Aug 18, 2020 - Politics & Policy

Virginia Sen. Louise Lucas faces felony charges over monument protest

Louise Lucas (C), member of the Virginia Legislative Black Caucus, listens to the proceedings on the Senate floor at the Virginia State Capitol, February 7, 2019 in Richmond, Virginia.

Louise Lucas (C), a longtime member of the Virginia Legislative Black Caucus, in the Senate at the Virginia State Capitol, in 2019. Photo: Drew Angerer/Getty Images

Virginia Gov. Ralph Northam (D) spoke out Monday evening after state Sen. Louise Lucas was charged with damaging a Confederate monument during a Portsmouth protest.

Why it matters: The veteran Black senator's charges of conspiracy to commit a felony and injury to a monument "in excess of $1,000" over the protest come as dozens of Confederate symbols are being removed, relocated or renamed across the U.S. in response to anti-racism protests in the wake of George Floyd's death in May.

"[S]everal individuals conspired and organized to destroy the monument as well as summon hundreds of people to join in felonious acts."
Portsmouth Police Chief Angela Greene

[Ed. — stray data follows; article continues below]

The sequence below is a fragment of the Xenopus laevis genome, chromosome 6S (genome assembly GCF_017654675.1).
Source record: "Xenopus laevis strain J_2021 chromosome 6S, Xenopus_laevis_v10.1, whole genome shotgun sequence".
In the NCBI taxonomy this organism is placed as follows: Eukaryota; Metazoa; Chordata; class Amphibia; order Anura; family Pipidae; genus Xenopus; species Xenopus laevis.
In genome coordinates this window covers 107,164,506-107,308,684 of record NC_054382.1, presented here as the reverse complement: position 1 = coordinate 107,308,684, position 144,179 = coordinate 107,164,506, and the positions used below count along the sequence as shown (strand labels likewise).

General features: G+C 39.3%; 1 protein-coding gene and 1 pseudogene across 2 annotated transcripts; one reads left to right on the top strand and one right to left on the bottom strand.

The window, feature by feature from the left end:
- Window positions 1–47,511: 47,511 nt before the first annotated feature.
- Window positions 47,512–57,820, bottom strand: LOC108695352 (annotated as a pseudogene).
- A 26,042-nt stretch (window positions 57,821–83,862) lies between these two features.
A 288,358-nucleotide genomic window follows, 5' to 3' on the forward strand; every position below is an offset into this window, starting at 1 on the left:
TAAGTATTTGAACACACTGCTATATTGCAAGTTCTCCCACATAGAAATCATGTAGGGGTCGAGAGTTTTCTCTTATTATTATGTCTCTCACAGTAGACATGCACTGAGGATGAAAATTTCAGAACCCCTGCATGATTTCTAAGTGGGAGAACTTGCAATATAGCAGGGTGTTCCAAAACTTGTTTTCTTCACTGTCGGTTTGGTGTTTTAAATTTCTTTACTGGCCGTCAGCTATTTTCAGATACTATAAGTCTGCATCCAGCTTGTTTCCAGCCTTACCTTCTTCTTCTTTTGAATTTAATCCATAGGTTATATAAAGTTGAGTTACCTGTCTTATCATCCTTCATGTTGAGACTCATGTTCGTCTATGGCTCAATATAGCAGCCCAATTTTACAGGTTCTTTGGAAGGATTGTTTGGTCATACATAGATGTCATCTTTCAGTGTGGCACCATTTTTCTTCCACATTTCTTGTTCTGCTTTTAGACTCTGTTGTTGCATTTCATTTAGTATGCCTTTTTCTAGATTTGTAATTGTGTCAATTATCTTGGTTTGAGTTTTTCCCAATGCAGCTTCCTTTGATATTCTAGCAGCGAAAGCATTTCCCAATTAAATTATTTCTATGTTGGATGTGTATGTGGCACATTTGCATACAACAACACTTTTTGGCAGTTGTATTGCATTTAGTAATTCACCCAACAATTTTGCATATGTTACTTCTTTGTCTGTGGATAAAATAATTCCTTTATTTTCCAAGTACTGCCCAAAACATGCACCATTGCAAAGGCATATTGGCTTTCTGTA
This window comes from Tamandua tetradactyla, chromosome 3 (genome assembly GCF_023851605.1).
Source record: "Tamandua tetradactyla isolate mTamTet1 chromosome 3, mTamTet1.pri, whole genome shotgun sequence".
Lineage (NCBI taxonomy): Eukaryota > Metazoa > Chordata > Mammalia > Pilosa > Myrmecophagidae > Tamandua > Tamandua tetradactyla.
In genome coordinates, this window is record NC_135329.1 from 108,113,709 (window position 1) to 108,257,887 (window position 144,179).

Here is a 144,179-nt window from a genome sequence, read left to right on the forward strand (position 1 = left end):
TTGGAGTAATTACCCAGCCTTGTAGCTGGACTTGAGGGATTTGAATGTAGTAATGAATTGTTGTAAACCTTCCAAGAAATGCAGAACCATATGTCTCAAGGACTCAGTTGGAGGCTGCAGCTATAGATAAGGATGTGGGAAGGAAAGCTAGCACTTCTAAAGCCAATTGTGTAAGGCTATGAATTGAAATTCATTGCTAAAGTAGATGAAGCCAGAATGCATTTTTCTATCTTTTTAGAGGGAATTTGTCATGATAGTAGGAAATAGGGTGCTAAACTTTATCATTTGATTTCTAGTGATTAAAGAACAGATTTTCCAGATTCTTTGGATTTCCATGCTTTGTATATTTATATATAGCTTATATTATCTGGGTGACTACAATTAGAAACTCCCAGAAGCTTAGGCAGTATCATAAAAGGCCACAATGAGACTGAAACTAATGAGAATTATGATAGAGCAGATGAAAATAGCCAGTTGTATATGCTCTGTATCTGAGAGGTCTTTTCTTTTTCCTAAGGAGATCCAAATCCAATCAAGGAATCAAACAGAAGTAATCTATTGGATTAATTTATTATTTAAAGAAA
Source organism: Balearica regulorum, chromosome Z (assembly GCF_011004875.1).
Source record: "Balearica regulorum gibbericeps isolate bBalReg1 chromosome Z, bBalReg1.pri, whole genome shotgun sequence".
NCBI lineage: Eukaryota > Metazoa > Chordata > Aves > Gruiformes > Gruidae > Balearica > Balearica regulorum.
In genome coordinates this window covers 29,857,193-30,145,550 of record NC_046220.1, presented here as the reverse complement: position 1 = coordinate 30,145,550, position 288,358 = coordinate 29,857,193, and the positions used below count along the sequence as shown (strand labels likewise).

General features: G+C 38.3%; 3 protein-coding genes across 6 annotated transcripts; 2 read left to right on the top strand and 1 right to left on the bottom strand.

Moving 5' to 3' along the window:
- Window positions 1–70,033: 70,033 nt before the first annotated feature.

Driving the news: Portsmouth Police Chief Angela Greene told a news briefing earlier Monday Lucas was among several people including local NAACP leaders facing charges over the June 10 protest that caused "hundreds of thousands of dollars in damage to the monument" and "permanent injury to an individual."

What they're saying: "It's deeply troubling that on the verge of Virginia passing long-overdue police reform, the first Black woman to serve as our Senate Pro Tempore is suddenly facing highly unusual charges," Northam tweeted Monday evening.

  • Former Gov. Terry McAuliffe tweeted, "Louise Lucas is a trailblazing public servant who isn’t afraid to do and say what she believes is right. Her opposition to a racist monument is the definition of what John Lewis called 'good trouble.' I stand with my good friend."
  • ACLU of Virginia's executive director Claire Gastañaga told AP the charges were "political" and "discriminatory," noting Virginia is "one of the few states" where a felony warrant can be filed without the approval of a prosecutor.
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